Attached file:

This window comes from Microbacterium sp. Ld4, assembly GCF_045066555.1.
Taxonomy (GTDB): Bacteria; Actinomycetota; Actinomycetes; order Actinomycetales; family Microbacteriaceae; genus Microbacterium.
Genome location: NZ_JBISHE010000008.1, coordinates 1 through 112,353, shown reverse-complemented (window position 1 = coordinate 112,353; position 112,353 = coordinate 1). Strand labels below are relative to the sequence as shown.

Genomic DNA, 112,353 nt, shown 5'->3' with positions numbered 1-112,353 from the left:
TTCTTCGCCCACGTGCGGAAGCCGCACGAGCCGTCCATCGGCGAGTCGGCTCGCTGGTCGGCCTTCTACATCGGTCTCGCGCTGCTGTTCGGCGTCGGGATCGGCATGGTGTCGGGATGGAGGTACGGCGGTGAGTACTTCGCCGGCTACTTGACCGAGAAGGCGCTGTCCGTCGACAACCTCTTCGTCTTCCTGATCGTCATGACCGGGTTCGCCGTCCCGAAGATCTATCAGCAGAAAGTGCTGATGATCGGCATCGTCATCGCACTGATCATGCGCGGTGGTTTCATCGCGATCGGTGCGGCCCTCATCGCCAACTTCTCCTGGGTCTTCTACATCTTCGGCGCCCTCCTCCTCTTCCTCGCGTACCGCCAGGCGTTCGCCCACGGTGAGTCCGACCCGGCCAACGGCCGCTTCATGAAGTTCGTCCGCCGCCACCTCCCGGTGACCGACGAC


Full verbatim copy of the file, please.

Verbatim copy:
This window comes from Microbacterium sp. Ld4, assembly GCF_045066555.1.
Taxonomy (GTDB): Bacteria; Actinomycetota; Actinomycetes; order Actinomycetales; family Microbacteriaceae; genus Microbacterium.
Genome location: NZ_JBISHE010000008.1, coordinates 1 through 112,353, shown reverse-complemented (window position 1 = coordinate 112,353; position 112,353 = coordinate 1). Strand labels below are relative to the sequence as shown.

Genomic DNA, 112,353 nt, shown 5'->3' with positions numbered 1-112,353 from the left:
TTCTTCGCCCACGTGCGGAAGCCGCACGAGCCGTCCATCGGCGAGTCGGCTCGCTGGTCGGCCTTCTACATCGGTCTCGCGCTGCTGTTCGGCGTCGGGATCGGCATGGTGTCGGGATGGAGGTACGGCGGTGAGTACTTCGCCGGCTACTTGACCGAGAAGGCGCTGTCCGTCGACAACCTCTTCGTCTTCCTGATCGTCATGACCGGGTTCGCCGTCCCGAAGATCTATCAGCAGAAAGTGCTGATGATCGGCATCGTCATCGCACTGATCATGCGCGGTGGTTTCATCGCGATCGGTGCGGCCCTCATCGCCAACTTCTCCTGGGTCTTCTACATCTTCGGCGCCCTCCTCCTCTTCCTCGCGTACCGCCAGGCGTTCGCCCACGGTGAGTCCGACCCGGCCAACGGCCGCTTCATGAAGTTCGTCCGCCGCCACCTCCCGGTGACCGACGAC